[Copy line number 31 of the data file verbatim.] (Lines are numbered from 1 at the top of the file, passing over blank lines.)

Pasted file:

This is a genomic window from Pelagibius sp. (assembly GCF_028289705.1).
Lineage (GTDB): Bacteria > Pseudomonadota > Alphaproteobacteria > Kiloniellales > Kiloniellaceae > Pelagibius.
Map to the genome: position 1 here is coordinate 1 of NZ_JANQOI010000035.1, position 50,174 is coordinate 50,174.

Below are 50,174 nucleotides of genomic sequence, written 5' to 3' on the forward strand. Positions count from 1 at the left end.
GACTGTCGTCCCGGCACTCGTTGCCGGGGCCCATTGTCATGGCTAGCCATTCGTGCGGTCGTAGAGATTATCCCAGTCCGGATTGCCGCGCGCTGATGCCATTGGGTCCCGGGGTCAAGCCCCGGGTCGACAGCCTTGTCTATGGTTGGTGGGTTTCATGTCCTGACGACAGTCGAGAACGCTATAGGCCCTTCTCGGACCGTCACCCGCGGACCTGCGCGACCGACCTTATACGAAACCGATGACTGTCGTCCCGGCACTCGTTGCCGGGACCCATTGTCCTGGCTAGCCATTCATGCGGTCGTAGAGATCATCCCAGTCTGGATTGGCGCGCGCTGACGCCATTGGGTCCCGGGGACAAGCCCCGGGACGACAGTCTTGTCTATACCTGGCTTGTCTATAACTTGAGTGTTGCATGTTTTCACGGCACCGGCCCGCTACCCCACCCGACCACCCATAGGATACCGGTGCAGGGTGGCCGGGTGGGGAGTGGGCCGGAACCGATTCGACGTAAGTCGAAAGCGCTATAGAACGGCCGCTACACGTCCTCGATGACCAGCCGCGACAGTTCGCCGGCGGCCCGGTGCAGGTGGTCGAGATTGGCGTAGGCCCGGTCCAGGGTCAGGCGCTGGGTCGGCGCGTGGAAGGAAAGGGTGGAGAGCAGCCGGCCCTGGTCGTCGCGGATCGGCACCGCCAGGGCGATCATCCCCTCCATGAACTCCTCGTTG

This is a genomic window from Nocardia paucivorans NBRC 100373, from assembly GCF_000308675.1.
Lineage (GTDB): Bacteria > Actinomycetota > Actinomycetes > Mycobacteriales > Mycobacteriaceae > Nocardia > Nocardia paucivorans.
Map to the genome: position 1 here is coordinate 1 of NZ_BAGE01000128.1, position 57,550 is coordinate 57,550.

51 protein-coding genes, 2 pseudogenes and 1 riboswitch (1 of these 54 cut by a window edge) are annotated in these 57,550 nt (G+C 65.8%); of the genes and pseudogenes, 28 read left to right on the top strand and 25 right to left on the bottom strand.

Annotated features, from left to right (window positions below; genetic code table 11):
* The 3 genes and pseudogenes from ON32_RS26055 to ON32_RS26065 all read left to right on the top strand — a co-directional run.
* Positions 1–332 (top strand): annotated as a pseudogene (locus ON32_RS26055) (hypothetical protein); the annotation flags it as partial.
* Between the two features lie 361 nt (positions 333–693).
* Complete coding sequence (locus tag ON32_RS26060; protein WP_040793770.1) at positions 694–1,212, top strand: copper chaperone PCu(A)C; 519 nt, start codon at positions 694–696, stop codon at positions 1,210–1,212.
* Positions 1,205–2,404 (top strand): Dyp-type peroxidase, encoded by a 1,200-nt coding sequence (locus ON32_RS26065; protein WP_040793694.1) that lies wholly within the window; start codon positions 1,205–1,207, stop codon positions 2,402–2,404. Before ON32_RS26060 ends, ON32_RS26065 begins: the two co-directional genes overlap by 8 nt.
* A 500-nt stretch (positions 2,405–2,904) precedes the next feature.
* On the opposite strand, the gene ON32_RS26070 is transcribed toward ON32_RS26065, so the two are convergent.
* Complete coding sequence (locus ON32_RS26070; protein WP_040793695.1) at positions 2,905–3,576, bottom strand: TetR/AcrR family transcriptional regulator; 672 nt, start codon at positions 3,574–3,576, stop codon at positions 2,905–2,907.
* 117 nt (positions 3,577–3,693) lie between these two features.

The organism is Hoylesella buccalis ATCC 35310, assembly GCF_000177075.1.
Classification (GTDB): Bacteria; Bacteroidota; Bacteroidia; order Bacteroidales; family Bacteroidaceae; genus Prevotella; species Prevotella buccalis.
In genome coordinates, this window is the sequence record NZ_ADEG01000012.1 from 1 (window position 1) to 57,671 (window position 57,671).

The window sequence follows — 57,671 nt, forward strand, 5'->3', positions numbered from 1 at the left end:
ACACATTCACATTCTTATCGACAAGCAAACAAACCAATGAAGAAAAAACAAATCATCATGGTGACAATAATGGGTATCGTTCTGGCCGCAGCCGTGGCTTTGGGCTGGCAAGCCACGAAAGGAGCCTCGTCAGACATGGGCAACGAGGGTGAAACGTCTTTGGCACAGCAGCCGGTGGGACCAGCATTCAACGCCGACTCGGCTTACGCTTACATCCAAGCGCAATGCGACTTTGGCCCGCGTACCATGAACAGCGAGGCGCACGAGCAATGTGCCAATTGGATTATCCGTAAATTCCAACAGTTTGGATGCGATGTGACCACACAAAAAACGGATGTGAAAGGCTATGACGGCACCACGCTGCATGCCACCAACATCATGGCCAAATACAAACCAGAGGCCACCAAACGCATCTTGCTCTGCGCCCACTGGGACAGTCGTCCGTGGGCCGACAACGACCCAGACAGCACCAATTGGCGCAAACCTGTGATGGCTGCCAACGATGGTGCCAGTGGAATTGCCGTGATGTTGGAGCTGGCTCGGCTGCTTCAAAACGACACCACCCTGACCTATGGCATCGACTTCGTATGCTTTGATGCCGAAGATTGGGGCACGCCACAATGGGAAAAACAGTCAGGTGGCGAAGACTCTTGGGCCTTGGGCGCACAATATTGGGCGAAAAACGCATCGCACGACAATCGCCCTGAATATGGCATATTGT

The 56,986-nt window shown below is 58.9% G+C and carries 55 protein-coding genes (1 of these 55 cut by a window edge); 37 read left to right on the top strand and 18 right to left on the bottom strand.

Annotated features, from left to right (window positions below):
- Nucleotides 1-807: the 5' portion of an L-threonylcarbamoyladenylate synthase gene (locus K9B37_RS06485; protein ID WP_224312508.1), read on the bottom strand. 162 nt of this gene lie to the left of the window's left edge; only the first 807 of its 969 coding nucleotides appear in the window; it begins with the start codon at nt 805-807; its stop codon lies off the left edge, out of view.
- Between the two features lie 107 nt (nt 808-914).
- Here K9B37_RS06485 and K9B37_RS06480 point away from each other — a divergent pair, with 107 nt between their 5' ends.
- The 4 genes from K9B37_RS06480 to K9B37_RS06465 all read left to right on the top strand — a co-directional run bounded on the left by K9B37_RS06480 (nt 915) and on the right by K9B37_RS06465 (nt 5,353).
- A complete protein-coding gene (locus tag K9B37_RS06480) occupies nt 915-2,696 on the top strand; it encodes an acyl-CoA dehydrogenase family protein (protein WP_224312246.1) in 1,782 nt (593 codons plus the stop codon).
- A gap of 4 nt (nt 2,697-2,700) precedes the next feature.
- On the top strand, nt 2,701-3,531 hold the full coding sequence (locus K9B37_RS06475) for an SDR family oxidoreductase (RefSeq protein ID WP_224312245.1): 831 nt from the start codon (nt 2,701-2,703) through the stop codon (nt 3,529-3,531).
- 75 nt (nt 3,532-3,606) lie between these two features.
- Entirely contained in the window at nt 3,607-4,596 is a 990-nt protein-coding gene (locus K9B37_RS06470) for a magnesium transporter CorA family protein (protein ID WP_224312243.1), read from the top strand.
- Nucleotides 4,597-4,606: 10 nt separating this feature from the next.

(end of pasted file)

- A complete protein-coding gene (locus tag K9B37_RS06480) occupies nt 915-2,696 on the top strand; it encodes an acyl-CoA dehydrogenase family protein (protein WP_224312246.1) in 1,782 nt (593 codons plus the stop codon).